Gaydos was charged in a six count indictment alleging four counts of mail fraud in violation of 18 U.S.C. §§ 1341 and 1342 (Counts 1-4), one count of use of fire to commit a felony in violation of 18 U.S.C. §§ 844(h)(1) and (2) (Count 5), and one count of malicious destruction of property by means of fire in violation of 18 U.S.C. § 844(i) (Count 6). Her codefendant, David Minor, was charged in two of the mail fraud counts (Counts 1 and 2). Gaydos was found guilty on all counts and David Minor was acquitted of the two charges against him.

6

Gaydos was sentenced to 51 months in prison for mail fraud and malicious destruction of property by means of fire, and to 60 months for use of fire to commit a felony. The district court ordered the sentences to run consecutively for a total of 111 months, to be followed by supervised release for three years. The court also ordered restitution in the amount of $190,139.42.

II.

7

Gaydos challenges her conviction for malicious destruction of property by means of fire, contending that there was insufficient evidence for the jury to conclude that the government had satisfied the jurisdictional element of 18 U.S.C. § 844(i), which requires the government to prove that the property was used in an activity affecting interstate commerce. She contends that a vacant and uninhabitable building, with neither prospect nor intention of being returned to the stream of commerce, cannot satisfy the interstate commerce nexus required for a conviction under § 844(i).

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8

Gaydos also argues that the district court committed two sentencing errors. First, she asserts that a vacant and uninhabitable building cannot be characterized as a "dwelling" for purposes of Section 2K1.4(a)(1)(B) of the United States Sentencing Guidelines. Second, she contends that the district court did not make the findings of fact necessary to support the restitution order it imposed.

9

Gaydos' final argument on appeal is her claim that the district court erred by finding that it lacked jurisdiction to consider her untimely post-trial motions for judgment of acquittal and for a new trial.

III.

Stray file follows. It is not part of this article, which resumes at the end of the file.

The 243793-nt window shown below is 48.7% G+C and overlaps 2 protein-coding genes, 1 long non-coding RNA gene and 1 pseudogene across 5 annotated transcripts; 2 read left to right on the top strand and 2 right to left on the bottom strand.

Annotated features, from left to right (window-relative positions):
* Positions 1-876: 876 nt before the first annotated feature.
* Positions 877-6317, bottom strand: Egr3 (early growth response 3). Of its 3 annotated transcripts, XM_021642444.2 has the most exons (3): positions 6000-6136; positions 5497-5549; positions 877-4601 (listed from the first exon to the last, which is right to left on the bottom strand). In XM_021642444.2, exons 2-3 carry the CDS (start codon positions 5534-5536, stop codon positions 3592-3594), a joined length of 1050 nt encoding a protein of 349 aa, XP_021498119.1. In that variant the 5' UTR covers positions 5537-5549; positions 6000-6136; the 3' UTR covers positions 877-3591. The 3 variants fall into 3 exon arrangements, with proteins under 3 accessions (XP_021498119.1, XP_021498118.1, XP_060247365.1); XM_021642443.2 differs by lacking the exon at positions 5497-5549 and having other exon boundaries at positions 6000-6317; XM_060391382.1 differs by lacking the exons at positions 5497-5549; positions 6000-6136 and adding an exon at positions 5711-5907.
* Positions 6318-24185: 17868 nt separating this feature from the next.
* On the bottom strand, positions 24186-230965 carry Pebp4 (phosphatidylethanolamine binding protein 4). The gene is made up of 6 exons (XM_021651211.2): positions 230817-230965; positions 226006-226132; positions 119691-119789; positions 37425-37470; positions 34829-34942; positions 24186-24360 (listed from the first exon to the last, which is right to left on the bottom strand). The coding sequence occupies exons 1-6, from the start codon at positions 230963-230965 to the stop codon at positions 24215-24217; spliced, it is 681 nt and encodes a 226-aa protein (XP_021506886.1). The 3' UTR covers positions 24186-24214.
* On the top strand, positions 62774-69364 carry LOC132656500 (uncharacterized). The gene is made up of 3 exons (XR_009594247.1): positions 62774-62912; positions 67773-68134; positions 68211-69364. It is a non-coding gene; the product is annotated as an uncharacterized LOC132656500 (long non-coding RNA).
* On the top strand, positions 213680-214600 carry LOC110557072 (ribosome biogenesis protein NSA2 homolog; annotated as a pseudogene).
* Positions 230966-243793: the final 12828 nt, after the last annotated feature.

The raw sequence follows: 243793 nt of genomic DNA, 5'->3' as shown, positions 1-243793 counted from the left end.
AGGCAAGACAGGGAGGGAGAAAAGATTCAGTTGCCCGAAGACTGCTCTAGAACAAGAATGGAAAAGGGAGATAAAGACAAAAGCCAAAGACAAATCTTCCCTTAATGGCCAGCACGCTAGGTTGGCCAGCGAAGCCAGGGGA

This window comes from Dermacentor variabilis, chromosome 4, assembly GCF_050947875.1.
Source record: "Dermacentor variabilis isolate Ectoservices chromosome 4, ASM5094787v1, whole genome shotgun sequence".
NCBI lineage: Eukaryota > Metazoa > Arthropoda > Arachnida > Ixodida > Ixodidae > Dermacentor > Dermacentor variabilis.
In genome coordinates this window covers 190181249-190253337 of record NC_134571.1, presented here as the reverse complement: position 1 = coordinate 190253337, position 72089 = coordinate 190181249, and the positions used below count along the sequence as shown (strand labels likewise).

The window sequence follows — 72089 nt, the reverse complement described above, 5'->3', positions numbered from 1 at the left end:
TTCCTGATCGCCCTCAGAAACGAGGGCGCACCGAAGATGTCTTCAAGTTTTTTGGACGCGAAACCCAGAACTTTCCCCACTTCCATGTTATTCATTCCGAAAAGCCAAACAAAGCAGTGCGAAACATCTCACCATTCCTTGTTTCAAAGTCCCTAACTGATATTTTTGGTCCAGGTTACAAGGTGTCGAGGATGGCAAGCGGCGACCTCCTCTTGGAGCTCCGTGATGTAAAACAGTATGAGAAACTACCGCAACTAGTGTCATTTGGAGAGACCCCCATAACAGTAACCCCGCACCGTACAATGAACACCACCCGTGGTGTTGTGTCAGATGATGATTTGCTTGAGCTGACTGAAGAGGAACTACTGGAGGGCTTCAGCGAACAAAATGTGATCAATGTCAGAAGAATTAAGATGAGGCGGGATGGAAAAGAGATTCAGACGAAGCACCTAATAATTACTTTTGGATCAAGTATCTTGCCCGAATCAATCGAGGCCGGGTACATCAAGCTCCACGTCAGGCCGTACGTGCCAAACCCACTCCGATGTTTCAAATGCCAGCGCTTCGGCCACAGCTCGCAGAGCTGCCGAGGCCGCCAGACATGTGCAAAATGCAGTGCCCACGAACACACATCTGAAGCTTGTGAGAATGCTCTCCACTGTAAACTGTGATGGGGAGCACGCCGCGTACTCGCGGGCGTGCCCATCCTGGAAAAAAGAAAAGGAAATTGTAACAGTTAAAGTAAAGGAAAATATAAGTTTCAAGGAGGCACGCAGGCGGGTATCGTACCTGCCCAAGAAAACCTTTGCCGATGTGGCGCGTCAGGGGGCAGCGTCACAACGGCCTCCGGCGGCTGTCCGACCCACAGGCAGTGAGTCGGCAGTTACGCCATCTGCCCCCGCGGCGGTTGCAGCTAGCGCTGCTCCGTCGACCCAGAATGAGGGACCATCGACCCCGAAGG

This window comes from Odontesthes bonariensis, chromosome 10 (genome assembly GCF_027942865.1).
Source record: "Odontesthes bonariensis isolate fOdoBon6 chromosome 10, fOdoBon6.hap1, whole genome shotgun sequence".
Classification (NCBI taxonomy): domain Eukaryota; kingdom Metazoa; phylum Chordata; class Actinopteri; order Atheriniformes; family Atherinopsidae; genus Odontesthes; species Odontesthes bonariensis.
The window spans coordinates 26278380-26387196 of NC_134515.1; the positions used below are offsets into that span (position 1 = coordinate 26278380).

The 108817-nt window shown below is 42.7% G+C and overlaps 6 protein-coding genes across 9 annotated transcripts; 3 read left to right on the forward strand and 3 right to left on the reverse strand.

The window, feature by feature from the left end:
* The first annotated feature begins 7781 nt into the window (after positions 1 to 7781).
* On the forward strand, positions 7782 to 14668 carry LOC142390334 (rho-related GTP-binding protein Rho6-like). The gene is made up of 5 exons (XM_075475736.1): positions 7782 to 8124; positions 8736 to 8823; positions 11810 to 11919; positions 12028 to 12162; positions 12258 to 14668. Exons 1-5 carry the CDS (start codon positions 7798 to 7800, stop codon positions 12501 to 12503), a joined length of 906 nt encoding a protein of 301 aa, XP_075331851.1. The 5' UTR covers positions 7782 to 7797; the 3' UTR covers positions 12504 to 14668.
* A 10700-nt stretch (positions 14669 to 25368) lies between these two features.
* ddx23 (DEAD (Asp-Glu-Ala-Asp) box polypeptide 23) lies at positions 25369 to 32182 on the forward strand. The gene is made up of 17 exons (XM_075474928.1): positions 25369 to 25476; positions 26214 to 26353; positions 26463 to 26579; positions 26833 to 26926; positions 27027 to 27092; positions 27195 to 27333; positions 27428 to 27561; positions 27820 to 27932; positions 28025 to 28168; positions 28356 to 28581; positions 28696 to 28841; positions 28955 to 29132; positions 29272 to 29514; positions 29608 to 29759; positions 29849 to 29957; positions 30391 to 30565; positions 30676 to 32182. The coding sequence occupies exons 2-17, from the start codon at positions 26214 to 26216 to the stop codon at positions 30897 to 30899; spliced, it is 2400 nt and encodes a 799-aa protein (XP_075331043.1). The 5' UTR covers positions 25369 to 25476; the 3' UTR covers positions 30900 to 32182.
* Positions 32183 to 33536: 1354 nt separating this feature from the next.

Section 844(i) provides in pertinent part:

10

Whoever maliciously damages or destroys ... by means of fire or an explosive, any building, vehicle, or other real property or personal property used in interstate or foreign commerce or in any activity affecting interstate or foreign commerce shall be imprisoned for not more than twenty years....

11

In Russell v. United States, 471 U.S. 858, 105 S.Ct. 2455, 85 L.Ed.2d 829 (1985), the Supreme Court held that § 844(i) could be constitutionally applied to a rented apartment building. The Court first noted that the statute "express[ed] an intent by Congress to exercise its full power under the Commerce Clause." 471 U.S. at 859, 105 S.Ct. at 2456. The Court next determined that the legislative history of § 844(i) suggested that Congress intended the statute to protect "all business property, as well as some additional property that might not fit that description, but perhaps not every private home." Id. at 862, 105 S.Ct. at 2457. Noting that the express terms of the statute only applied to property that was "used" in an "activity" that affects commerce, the Court held that "[t]he rental of real estate is unquestionably such an activity." Id. The Court further opined that the local rental of an apartment unit is an element of a much broader commercial market in rental properties to which congressional power to regulate extends. Id. (citations omitted). Because Russell was renting his apartment building to tenants at the time he attempted to burn it, the Court concluded that the property was being used in an activity affecting commerce within the meaning of § 844(i) and affirmed his conviction.